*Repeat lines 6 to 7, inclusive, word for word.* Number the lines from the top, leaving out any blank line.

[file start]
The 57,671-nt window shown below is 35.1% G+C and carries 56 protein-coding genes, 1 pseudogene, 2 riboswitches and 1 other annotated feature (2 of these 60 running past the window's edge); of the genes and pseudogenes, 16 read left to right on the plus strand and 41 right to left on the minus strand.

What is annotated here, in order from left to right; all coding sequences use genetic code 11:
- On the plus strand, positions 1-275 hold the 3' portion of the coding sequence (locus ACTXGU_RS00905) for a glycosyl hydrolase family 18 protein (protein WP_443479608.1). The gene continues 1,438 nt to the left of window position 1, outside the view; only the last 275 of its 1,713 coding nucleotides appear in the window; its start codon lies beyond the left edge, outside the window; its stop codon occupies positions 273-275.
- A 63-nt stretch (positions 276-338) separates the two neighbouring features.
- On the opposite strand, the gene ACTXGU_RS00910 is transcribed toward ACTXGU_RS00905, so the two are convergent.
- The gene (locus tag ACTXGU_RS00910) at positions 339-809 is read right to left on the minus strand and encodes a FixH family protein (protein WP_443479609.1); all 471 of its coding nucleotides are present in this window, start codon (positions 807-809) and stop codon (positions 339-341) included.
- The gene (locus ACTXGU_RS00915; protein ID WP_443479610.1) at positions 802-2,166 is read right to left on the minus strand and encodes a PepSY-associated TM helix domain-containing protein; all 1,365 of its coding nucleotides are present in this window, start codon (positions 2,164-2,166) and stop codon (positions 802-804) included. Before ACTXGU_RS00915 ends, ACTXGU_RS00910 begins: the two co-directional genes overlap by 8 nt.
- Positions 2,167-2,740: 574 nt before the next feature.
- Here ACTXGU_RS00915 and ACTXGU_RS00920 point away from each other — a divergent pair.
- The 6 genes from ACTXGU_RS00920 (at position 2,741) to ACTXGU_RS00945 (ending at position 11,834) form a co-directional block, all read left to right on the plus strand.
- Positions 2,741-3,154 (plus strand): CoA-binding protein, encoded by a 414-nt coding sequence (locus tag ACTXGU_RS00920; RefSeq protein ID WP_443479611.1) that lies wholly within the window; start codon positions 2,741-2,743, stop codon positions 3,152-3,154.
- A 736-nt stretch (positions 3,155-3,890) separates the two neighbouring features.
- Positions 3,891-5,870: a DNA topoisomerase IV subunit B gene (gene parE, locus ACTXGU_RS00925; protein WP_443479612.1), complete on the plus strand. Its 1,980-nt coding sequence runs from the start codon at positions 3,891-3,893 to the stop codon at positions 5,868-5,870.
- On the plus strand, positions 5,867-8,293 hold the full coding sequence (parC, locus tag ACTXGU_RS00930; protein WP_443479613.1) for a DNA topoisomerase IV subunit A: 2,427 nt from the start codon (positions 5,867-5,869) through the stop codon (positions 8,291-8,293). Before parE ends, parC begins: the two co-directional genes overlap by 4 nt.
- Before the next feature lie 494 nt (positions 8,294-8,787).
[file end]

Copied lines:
- The gene (locus tag ACTXGU_RS00910) at positions 339-809 is read right to left on the minus strand and encodes a FixH family protein (protein WP_443479609.1); all 471 of its coding nucleotides are present in this window, start codon (positions 807-809) and stop codon (positions 339-341) included.
- The gene (locus ACTXGU_RS00915; protein ID WP_443479610.1) at positions 802-2,166 is read right to left on the minus strand and encodes a PepSY-associated TM helix domain-containing protein; all 1,365 of its coding nucleotides are present in this window, start codon (positions 2,164-2,166) and stop codon (positions 802-804) included. Before ACTXGU_RS00915 ends, ACTXGU_RS00910 begins: the two co-directional genes overlap by 8 nt.